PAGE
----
One of the most important attributes of Adobe Lightroom is the fact that it is not an image editor, but an image data base application. Unlike tasks you perform in Adobe Photoshop, which permanently alter files, tasks you perform in Lightroom that are related to editing your image are non-destructive, you are not altering your image, you are simply attaching a series of descriptive attributes to the image file. No matter what you have done to an image file in Lightroom, you can always return it to its original, raw file state. This means that Lightroom allows you to travel back in time, and “re-do” any image in the catalog.
This has proven very useful to me as my skill levels have improved over time and my self-critical eye has become more discerning. The original rendering I made of this image last year used the HDR process, and that processing resulted in a muddy image with no additional dynamic range other than the range of tones that are present in this rendering. The other outcome of my original HDR rendering produced an incorrect color tone on the body of the Cadillac. Today’s image was processed in a straight-forward manner, with minimal adjustment to overall exposure, highlight and shadow detail. Minor boosts in contrast and clarity of the car and a boost in brightness of the chrome and white walls were brushed in. A virtual copy was made of the entire image and that second image had clarity reduced and was darkened. The two images were then composited together in Photoshop, producing the bright, sharp foreground image of the car with a subdued background. I am very happy with the final body color, which to my recollection matches the actual body paint color of the car in life. Suffice it to say, I am now moving in a steady direction away from HDR processing of my automotive images.
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Some more of the eye candy on display at the Chino Fire Foundation Car & Bike show, May 19, 2012 at The Shoppes in Chino Hills, California.
Prints available here: http://goo.gl/EUV3G
Part of the eye candy on display at the Chino Fire Foundation Car & Bike show, May 19, 2012 at The Shoppes in Chino Hills, California.
For a change of pace we are back to automotive images in the blog this week. This image was captured at the Pasadena Police Department Classic Car Show in June of this year. One of the issues that impacts the images that I capture at these events is the fact that all the cars are so close to each other, it can be a challenge when you are trying to capture an image of one specific car. I like to let the viewers of my images appreciate one car at a time. In quite a few cases I resort to employing post processing techniques, and then the likes of Topaz Simplify and Photoshop, among others, come in to play.
Another element that can be distracting in these scenes is the people usually “loitering” around the vehicles. Sometimes I try and wait them out to get an unobstructed view, sometimes I find that if I am patient, the people may position themselves where they can become a part of the narrative of the image. This was one of those times.
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Car Show Fortnight
We begin the wrap up of Car Show Fortnight at the Old Pomona Classic Car & Hot Rod show, in Pomona, California July 2, 2011. I really dug the tuck and roll upholstery in this rod, but my crude tone mapping does not do it justice. The cloth top, steering wheel and upholstery all perfectly complimented each other and played well off the shade of green on the body.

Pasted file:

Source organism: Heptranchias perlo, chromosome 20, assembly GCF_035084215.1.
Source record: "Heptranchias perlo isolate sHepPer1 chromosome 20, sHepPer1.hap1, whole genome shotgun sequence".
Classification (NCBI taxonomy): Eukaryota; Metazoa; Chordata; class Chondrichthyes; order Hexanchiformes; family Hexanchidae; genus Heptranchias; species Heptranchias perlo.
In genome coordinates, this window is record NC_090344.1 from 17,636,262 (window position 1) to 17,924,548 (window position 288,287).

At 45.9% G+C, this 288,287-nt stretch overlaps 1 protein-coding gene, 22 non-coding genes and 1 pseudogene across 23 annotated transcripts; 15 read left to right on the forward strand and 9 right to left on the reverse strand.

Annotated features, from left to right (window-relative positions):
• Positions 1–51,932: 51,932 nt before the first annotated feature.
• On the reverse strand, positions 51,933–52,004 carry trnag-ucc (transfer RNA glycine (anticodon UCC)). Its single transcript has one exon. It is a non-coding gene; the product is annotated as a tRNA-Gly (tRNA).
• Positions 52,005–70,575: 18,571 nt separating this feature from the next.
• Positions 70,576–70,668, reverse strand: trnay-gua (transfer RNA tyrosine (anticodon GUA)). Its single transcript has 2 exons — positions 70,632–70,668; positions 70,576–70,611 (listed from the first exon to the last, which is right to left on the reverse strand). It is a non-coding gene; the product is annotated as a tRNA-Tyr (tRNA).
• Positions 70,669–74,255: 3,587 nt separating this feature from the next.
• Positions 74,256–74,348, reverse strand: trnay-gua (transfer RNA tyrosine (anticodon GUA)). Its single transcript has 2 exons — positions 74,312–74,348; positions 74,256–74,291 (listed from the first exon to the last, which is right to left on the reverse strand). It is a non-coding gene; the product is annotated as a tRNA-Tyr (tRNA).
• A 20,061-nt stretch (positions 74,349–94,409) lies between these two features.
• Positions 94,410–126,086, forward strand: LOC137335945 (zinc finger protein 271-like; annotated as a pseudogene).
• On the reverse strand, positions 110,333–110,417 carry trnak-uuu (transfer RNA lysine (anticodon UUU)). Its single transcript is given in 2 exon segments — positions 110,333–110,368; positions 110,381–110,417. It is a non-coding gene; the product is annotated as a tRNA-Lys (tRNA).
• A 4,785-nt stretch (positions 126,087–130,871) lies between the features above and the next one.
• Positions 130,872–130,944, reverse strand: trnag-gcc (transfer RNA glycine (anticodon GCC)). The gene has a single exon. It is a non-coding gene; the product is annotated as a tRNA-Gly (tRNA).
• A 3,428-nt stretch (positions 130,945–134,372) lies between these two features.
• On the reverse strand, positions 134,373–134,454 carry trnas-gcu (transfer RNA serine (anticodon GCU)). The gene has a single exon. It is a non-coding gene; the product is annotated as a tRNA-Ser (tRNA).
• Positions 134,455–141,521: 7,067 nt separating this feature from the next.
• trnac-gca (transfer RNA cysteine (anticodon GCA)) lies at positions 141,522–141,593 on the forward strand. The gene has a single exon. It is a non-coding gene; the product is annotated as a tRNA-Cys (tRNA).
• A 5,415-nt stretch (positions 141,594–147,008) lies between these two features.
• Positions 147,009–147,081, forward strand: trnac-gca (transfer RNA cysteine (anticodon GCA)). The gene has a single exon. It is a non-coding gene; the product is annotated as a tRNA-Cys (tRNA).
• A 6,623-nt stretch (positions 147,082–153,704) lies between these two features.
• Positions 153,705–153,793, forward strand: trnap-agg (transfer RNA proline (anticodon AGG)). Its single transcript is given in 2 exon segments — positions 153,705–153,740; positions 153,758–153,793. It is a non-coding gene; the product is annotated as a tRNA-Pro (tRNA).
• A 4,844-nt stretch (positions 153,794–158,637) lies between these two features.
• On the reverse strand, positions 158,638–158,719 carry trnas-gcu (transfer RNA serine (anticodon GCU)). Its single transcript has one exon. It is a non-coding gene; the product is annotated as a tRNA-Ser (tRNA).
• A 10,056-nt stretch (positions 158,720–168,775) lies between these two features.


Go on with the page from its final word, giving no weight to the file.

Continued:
All is right in the world for the man or woman who can park their lovingly hand crafted red hot rod next to a shady tree on a hot summer afternoon, pull up some lawn chairs, a cooler of cold beverages, and shoot the breeze with other automotive aficionados. This scene was captured at the “Old Pomona Hot Rod & Custom Car Show” held at Thomas Plaza just off of Second Street in Pomona, California on July 23, 2011.
This was another one of my painterly exercises achieved using the Topaz Labs Simplify plug-in with Photoshop. While this rendering is obviously a far cry from a purist’s concept of a straight documentary photograph, to me it conveys the beauty of the automobile, and a sense of the person who handcrafted it and a feeling for the time and place where it was displayed on both an analytical and an emotional level.
A closer view and from a slightly different angle of the Green Hot Rod, emphasizing the power plant. I applied an oil paint effect using the Topaz Labs Simplify plug-in for Photoshop. This is part of my exploration of painterly effects used with photographic images. My aim here is not to document, but rather to convey the essence of the scene in a manner that evokes emotional thought.
This is hot rod week at the blog and I am featuring two rods captured on July 2 at the “Old Pomona Hot Rod and Custom Car Show” at Thomas Plaza just off of Second Street in Pomona, California. Initial processing from RAW was done in Lightroom which was also used for sharpening and noise reduction. Nik’s HDR Efex Pro merged and tone mapped the three captures and Photoshop was used to add brightness and saturation adjustment layer that was then masked out of the green hot rod.
One last image from the Pasadena Police 2011 Classic Car show. I said hello to this fellow, but he did not do so much as grunt at me. I think he was concentrating on projecting a “Don’t fuck with me or my car” persona. It is a beautiful restoration and a well maintained vehicle, and probably is a lot of fun to cruise in. I like everything about the car, but somehow, the way the tear drop headlights seem out of place for the era the car is from.
HDR portraits are overkill many times, but the treatment in this image warranted it in my opinion.